• Workers protest, beaten at virus-hit Chinese iPhone factory
    A woman wearing a face mask stands in between the mural as she lines-up for her routine COVID-19 test at a coronavirus testing site in Beijing, Wednesday, Nov. 23, 2022. The ruling Communist Party promised earlier this month to reduce disruptions from its "zero- COVID" strategy by making controls more flexible. But the latest wave of outbreaks is challenging that, prompting major cities including Beijing to close off populous districts, shut stores and offices and ordered factories to isolate their workforces from outside contact. Credit: AP Photo/Andy Wong
  • Workers protest, beaten at virus-hit Chinese iPhone factory
    People wearing face masks walk through a quiet street against the office buildings at the central business district in Beijing, Wednesday, Nov. 23, 2022. The ruling Communist Party promised earlier this month to reduce disruptions from its "zero- COVID" strategy by making controls more flexible. But the latest wave of outbreaks is challenging that, prompting major cities including Beijing to close off populous districts, shut stores and offices and ordered factories to isolate their workforces from outside contact. Credit: AP Photo/Andy Wong
  • Workers protest, beaten at virus-hit Chinese iPhone factory
    A taxi driver wearing a face mask waits for customer, near lines of unused share bicycles in Beijing, Wednesday, Nov. 23, 2022. The ruling Communist Party promised earlier this month to reduce disruptions from its "zero- COVID" strategy by making controls more flexible. But the latest wave of outbreaks is challenging that, prompting major cities including Beijing to close off populous districts, shut stores and offices and ordered factories to isolate their workforces from outside contact. Credit: AP Photo/Andy Wong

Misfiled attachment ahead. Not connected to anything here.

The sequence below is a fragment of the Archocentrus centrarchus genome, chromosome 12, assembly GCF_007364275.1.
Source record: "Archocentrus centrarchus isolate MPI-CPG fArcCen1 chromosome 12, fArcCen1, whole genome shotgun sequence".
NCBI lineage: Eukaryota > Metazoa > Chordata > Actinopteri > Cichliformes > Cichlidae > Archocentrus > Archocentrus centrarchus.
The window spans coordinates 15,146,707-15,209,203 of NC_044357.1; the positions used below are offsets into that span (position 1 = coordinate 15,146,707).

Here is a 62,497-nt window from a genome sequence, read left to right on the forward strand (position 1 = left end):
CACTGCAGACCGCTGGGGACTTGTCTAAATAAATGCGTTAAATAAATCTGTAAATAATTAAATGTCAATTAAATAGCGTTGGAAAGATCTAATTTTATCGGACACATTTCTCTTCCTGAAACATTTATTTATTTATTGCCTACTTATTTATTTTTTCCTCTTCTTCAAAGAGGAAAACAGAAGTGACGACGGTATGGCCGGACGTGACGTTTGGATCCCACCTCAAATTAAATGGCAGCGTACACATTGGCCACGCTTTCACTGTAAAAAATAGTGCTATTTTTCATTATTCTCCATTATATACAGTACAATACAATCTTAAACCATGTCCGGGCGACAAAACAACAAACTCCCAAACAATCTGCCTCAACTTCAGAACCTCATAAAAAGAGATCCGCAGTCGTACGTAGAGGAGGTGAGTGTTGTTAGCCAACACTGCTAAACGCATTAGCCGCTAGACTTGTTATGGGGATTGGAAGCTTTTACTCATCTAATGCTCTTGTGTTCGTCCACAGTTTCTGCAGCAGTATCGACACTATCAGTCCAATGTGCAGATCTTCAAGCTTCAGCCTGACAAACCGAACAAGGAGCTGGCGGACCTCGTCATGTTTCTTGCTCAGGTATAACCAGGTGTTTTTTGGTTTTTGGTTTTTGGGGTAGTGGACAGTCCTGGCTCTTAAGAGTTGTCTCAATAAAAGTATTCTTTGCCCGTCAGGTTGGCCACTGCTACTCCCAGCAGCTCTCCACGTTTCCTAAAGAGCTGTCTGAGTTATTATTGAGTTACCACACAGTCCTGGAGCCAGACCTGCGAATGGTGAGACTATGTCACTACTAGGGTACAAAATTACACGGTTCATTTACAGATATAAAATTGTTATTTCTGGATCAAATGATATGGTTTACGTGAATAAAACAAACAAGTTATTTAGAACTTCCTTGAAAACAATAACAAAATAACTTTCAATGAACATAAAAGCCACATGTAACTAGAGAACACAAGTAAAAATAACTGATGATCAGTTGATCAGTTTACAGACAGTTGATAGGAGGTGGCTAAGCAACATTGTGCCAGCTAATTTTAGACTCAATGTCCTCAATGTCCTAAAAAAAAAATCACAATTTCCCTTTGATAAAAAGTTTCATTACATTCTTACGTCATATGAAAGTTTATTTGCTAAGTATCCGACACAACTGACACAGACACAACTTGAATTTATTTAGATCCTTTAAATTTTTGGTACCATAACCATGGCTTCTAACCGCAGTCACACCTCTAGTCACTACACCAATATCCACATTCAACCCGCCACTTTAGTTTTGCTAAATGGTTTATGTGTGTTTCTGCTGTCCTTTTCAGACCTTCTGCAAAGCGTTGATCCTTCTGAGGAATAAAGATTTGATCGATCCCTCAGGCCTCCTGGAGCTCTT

• Workers protest, beaten at virus-hit Chinese iPhone factory
    A vendor selling sugar-coated Chinese haw on his bicycle near a partially damaged signboard that's reads "COVID-19 test" in Beijing, Wednesday, Nov. 23, 2022. The ruling Communist Party promised earlier this month to reduce disruptions from its "zero- COVID" strategy by making controls more flexible. But the latest wave of outbreaks is challenging that, prompting major cities including Beijing to close off populous districts, shut stores and offices and ordered factories to isolate their workforces from outside contact. Credit: AP Photo/Andy Wong
  • Workers protest, beaten at virus-hit Chinese iPhone factory
    A man has his throat swabbed for a COVID-19 test at a coronavirus testing site in Beijing, Wednesday, Nov. 23, 2022. The ruling Communist Party promised earlier this month to reduce disruptions from its "zero- COVID" strategy by making controls more flexible. But the latest wave of outbreaks is challenging that, prompting major cities including Beijing to close off populous districts, shut stores and offices and ordered factories to isolate their workforces from outside contact. Credit: AP Photo/Andy Wong

The protest lasted through Wednesday morning as thousands of workers gathered outside dormitories and confronted factory security workers, according to Li.

Other videos showed protesters spraying fire extinguishers toward police.

A man who identified himself as the Communist Party secretary in charge of community services was shown in a video posted on the Sina Weibo social media platform urging protesters to withdraw. He assured them their demands would be met.

Apple Inc. has warned deliveries of its new iPhone 14 model would be delayed due to anti-disease controls at the factory. The city government suspended access to an industrial zone that surrounds the factory, which Foxconn has said employs 200,000 people.

News reports said the ruling party had ordered "grassroots cadres" to fill in for Foxconn employees in Zhengzhou who left. The company didn't respond to requests for confirmation and details about that arrangement.